“The Voice” has been an unqualified success right from its April 2011 premiere, besting “Dancing With the Stars” and “Glee.” In 2011-12, it even came close to tying “American Idol” for the most popular non-sports show on TV.
As a launching pad to stardom for its contestants, though, it hasn’t fared as well.
Ironically, even with “Idol” plummeting in the ratings and drawing punch lines with its revolving-door judges’ panel and increasingly suspicious “controversies,” the show is still managing to perform its ostensible goal: discovering new talent.
As recently as last season — when the show was labored under the burden of the Steven Tyler-Jennifer Lopez sideshow — “Idol” yielded a breakout hit in the form of season winner Phillip Phillips.
Phillips’s debut album, “The World From the Side of the Moon,” debuted at No. 4 in November, with 169,000 sales in its first week. (Granted, Phillips got a considerable boost when his single “Home” was featured during NBC’s coverage of the 2012 Olympics. (Maybe the network would have been better off picking an offering from one of the contestants on “The Voice.”)
“The Voice” continues to give “Idol” a run for its money in ratings. The Monday night episodes of the show in its most recent season averaged a 5.2 rating in the all-important 18-49 demographic during its most recent season in the fall. That’s well within striking distance of “Idol,” which as of last week was averaging a 5.4 rating with its Wednesday editions this season.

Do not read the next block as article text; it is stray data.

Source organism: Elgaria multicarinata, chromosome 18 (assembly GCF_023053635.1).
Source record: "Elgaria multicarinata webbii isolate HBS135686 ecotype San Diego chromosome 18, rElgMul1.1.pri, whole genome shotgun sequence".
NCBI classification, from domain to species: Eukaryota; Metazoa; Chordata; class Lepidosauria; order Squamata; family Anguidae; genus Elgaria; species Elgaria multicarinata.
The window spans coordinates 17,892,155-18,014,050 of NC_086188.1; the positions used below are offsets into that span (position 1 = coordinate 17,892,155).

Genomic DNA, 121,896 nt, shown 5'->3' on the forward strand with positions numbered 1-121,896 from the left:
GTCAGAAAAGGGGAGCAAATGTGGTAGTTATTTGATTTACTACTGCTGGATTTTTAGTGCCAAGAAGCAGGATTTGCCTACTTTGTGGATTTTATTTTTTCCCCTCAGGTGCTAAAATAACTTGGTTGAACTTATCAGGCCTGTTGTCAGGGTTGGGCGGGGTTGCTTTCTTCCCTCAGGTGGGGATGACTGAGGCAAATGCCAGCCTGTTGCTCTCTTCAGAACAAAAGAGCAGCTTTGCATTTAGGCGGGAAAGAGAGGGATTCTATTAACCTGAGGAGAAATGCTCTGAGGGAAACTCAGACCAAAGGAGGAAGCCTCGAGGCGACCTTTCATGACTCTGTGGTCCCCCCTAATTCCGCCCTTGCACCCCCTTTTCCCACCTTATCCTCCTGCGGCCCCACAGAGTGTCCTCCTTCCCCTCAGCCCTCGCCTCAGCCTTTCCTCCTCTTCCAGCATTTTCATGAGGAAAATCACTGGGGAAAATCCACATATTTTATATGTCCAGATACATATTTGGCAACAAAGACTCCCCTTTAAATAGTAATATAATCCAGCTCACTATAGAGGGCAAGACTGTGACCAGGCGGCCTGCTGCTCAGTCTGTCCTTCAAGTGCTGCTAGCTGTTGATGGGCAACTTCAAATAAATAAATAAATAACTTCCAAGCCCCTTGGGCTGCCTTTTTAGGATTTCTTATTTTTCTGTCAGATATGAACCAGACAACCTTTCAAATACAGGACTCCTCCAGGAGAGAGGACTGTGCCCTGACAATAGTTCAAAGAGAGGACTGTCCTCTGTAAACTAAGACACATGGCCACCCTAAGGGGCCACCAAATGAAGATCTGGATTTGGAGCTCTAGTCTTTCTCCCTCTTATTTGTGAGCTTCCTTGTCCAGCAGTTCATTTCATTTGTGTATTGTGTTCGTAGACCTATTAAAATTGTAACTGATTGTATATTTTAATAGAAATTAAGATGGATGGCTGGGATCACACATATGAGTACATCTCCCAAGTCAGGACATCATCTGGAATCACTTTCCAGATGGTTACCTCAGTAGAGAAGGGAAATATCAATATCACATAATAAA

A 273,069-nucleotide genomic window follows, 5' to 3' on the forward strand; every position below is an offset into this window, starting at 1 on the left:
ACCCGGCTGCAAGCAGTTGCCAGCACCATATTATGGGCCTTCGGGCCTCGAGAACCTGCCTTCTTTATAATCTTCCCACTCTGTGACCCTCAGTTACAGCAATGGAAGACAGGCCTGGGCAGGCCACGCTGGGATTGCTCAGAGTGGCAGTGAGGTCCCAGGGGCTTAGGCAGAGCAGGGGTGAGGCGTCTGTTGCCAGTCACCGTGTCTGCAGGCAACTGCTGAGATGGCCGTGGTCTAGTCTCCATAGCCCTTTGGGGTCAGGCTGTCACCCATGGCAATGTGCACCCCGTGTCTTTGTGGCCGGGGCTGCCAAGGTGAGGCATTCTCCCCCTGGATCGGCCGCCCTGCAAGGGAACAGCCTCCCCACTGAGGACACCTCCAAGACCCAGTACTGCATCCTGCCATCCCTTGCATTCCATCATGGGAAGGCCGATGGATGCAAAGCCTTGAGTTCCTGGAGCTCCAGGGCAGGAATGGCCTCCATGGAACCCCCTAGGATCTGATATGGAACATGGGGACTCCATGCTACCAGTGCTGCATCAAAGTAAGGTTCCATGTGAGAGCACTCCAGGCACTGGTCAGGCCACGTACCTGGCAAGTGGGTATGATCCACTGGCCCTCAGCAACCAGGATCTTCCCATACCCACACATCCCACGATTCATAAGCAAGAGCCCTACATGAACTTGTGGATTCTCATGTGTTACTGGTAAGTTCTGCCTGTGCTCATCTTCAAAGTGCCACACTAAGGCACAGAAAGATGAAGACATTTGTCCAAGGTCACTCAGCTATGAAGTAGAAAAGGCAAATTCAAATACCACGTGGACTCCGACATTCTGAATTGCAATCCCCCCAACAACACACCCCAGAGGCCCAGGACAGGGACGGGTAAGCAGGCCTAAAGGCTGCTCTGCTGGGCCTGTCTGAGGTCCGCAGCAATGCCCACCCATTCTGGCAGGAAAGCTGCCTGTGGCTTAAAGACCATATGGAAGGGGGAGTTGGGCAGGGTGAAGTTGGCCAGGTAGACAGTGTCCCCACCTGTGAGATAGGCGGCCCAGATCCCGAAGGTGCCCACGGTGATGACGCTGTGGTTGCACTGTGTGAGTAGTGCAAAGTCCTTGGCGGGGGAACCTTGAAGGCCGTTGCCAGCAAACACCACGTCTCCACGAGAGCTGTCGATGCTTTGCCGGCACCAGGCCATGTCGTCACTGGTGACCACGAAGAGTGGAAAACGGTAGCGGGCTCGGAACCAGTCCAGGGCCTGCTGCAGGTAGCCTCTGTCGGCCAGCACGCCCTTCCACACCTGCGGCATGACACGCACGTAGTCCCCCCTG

Ultimately, NBC and “The Voice” probably aren’t losing sleep over their contestants’ lackluster chart showings. While finding the next Kelly Clarkson or Carrie Underwood would be a nice bonus, the network’s primary goal with “The Voice” is to generate ratings, and thus revenue. And that it has definitely done.
Still, that hasn’t translated to success for the musical-industry hopefuls vying for the top spot on the show. How many people can even name the winners of “The Voice”?
Compare the first three seasons of “The Voice” with those of “Idol” — which, by the same stage, had spawned the careers of Clarkson, Ruben Studdard, Clay Aiken and Jennifer Hudson.
A similar list for “The Voice” would leave anyone pretty speechless, but not in a good way.
Yes, one could argue — correctly, even — that “The Voice” is a young show. (“The Voice” doubled down on cycles last year, so the run-up to Cycle 4 has been accelerated.) And only a handful of contestants have had an opportunity to release albums since appearing on the show.
But of those who have, the track record hasn’t been impressive. Season 1 winner Javier Colon released his album “Come Through for You” in November 2011 after winning the competition — and watched as it stalled out at No. 134 on the Billboard 200 chart. (As of December 2012, the album had sold 45,000 copies.)